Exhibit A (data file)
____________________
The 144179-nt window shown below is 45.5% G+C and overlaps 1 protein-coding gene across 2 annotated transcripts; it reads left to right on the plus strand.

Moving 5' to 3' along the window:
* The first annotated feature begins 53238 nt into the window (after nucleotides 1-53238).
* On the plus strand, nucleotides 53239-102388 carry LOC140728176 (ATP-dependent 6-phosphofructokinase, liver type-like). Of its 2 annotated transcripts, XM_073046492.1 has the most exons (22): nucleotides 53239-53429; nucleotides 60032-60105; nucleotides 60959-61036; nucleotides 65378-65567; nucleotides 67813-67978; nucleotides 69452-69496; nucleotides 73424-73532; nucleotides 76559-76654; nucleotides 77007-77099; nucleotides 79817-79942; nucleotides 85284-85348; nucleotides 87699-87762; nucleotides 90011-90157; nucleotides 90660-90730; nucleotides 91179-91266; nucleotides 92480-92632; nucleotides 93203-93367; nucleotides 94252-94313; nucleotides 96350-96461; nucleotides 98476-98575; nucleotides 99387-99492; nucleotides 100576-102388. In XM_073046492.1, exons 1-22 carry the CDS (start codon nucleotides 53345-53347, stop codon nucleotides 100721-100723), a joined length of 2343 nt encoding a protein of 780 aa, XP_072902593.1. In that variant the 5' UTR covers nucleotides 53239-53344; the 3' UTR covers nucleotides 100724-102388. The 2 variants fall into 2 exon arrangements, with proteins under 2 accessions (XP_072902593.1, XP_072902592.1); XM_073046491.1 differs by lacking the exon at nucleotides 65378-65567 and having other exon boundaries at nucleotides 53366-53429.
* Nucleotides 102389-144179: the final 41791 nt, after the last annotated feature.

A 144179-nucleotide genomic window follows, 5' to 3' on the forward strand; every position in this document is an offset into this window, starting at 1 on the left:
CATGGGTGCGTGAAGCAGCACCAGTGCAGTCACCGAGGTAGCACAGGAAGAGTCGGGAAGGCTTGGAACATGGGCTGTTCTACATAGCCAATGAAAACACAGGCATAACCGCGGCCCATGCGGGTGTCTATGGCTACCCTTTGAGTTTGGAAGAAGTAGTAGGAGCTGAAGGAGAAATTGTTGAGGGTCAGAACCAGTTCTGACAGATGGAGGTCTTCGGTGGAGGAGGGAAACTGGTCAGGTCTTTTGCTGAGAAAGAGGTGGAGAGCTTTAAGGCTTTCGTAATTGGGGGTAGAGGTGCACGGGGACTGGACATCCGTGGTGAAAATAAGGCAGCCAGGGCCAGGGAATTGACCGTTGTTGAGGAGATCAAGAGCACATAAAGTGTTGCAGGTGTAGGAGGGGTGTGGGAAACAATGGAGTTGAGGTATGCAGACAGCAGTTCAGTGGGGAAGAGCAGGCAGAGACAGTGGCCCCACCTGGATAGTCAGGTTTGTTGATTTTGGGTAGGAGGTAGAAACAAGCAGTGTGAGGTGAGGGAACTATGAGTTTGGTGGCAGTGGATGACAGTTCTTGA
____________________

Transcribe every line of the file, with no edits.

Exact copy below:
The 144179-nt window shown below is 45.5% G+C and overlaps 1 protein-coding gene across 2 annotated transcripts; it reads left to right on the plus strand.

Moving 5' to 3' along the window:
* The first annotated feature begins 53238 nt into the window (after nucleotides 1-53238).
* On the plus strand, nucleotides 53239-102388 carry LOC140728176 (ATP-dependent 6-phosphofructokinase, liver type-like). Of its 2 annotated transcripts, XM_073046492.1 has the most exons (22): nucleotides 53239-53429; nucleotides 60032-60105; nucleotides 60959-61036; nucleotides 65378-65567; nucleotides 67813-67978; nucleotides 69452-69496; nucleotides 73424-73532; nucleotides 76559-76654; nucleotides 77007-77099; nucleotides 79817-79942; nucleotides 85284-85348; nucleotides 87699-87762; nucleotides 90011-90157; nucleotides 90660-90730; nucleotides 91179-91266; nucleotides 92480-92632; nucleotides 93203-93367; nucleotides 94252-94313; nucleotides 96350-96461; nucleotides 98476-98575; nucleotides 99387-99492; nucleotides 100576-102388. In XM_073046492.1, exons 1-22 carry the CDS (start codon nucleotides 53345-53347, stop codon nucleotides 100721-100723), a joined length of 2343 nt encoding a protein of 780 aa, XP_072902593.1. In that variant the 5' UTR covers nucleotides 53239-53344; the 3' UTR covers nucleotides 100724-102388. The 2 variants fall into 2 exon arrangements, with proteins under 2 accessions (XP_072902593.1, XP_072902592.1); XM_073046491.1 differs by lacking the exon at nucleotides 65378-65567 and having other exon boundaries at nucleotides 53366-53429.
* Nucleotides 102389-144179: the final 41791 nt, after the last annotated feature.

A 144179-nucleotide genomic window follows, 5' to 3' on the forward strand; every position in this document is an offset into this window, starting at 1 on the left:
CATGGGTGCGTGAAGCAGCACCAGTGCAGTCACCGAGGTAGCACAGGAAGAGTCGGGAAGGCTTGGAACATGGGCTGTTCTACATAGCCAATGAAAACACAGGCATAACCGCGGCCCATGCGGGTGTCTATGGCTACCCTTTGAGTTTGGAAGAAGTAGTAGGAGCTGAAGGAGAAATTGTTGAGGGTCAGAACCAGTTCTGACAGATGGAGGTCTTCGGTGGAGGAGGGAAACTGGTCAGGTCTTTTGCTGAGAAAGAGGTGGAGAGCTTTAAGGCTTTCGTAATTGGGGGTAGAGGTGCACGGGGACTGGACATCCGTGGTGAAAATAAGGCAGCCAGGGCCAGGGAATTGACCGTTGTTGAGGAGATCAAGAGCACATAAAGTGTTGCAGGTGTAGGAGGGGTGTGGGAAACAATGGAGTTGAGGTATGCAGACAGCAGTTCAGTGGGGAAGAGCAGGCAGAGACAGTGGCCCCACCTGGATAGTCAGGTTTGTTGATTTTGGGTAGGAGGTAGAAACAAGCAGTGTGAGGTGAGGGAACTATGAGTTTGGTGGCAGTGGATGACAGTTCTTGA